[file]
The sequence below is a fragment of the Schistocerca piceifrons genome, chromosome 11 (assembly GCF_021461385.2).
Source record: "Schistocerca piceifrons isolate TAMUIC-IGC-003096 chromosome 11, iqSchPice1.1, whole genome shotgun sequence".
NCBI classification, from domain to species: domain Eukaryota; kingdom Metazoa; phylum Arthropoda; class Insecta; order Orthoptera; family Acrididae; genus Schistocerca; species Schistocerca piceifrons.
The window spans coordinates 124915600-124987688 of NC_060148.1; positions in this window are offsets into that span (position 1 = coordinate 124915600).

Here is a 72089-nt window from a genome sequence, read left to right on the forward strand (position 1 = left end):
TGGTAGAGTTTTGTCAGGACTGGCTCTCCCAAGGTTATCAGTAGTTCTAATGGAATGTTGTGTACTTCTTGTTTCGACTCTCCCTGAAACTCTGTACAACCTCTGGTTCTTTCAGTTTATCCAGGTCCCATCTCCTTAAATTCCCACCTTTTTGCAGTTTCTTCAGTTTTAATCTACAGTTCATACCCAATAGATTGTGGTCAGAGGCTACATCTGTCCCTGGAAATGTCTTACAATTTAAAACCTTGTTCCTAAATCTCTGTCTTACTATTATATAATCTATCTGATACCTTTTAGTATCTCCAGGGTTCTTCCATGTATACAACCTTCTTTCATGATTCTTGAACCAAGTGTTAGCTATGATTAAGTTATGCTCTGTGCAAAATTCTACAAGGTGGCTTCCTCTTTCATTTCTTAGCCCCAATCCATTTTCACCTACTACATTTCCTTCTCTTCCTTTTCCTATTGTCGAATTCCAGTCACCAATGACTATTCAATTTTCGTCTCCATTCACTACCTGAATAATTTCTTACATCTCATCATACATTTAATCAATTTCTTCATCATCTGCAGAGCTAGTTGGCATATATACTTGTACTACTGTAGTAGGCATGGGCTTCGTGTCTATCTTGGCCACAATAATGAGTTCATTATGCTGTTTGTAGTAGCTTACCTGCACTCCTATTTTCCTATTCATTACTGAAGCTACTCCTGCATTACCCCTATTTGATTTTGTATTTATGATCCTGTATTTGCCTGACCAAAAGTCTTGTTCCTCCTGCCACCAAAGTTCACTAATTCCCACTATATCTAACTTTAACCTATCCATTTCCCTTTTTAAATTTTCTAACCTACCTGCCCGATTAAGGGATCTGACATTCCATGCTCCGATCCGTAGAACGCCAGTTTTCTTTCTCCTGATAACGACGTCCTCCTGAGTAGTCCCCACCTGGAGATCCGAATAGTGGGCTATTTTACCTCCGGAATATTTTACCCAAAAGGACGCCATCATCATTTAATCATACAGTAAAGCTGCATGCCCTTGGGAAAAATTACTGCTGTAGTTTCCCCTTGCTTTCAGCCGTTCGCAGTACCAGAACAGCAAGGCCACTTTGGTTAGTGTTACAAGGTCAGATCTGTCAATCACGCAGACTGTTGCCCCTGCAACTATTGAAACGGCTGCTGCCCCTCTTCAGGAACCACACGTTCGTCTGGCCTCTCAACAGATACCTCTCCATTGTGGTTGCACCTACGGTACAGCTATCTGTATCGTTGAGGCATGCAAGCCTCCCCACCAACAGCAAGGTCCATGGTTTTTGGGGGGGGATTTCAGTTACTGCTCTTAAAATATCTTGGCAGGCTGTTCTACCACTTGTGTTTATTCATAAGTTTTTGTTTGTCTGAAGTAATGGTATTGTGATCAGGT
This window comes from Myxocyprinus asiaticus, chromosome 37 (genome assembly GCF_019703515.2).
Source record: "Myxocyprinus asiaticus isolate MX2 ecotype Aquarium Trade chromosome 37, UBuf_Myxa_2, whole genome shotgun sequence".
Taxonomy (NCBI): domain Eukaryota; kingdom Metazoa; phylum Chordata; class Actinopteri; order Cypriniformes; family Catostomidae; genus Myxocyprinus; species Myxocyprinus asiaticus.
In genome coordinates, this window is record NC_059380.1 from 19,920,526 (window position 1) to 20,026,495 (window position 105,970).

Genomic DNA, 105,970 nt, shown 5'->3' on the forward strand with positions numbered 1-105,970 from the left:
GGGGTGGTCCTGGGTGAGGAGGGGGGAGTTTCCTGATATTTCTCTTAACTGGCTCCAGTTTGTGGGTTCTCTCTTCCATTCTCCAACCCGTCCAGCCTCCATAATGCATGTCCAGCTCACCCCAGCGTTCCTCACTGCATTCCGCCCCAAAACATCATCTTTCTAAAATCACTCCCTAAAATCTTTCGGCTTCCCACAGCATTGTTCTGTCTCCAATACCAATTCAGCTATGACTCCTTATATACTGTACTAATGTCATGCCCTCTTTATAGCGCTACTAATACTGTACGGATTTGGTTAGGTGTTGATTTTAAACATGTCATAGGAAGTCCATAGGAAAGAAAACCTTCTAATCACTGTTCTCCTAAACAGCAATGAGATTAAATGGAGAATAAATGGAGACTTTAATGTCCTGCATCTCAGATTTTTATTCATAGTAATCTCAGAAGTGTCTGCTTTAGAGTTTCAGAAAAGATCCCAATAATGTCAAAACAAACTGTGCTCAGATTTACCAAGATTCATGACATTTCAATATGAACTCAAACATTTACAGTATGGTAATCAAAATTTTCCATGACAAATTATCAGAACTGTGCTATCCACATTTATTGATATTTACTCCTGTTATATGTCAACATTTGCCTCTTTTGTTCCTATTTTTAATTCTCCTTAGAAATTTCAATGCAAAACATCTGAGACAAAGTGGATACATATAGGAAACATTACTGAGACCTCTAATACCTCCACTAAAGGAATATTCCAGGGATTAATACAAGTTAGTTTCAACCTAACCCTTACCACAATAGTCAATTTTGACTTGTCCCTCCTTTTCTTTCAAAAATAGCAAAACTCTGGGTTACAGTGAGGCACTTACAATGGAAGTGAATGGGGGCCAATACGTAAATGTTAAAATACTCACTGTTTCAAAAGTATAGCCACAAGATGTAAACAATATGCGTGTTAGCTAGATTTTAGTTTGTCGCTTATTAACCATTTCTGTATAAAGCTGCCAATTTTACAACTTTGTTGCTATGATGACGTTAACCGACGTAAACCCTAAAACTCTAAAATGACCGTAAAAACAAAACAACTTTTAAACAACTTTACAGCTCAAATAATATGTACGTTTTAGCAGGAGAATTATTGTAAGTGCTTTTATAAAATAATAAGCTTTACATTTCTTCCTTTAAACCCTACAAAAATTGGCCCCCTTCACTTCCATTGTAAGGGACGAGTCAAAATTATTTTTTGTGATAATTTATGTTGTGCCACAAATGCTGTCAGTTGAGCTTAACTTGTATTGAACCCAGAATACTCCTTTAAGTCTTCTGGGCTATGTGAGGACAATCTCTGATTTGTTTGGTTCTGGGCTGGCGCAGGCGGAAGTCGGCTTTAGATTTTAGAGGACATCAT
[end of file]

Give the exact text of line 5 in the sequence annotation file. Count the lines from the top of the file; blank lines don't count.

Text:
Here is a 72089-nt window from a genome sequence, read left to right on the forward strand (position 1 = left end):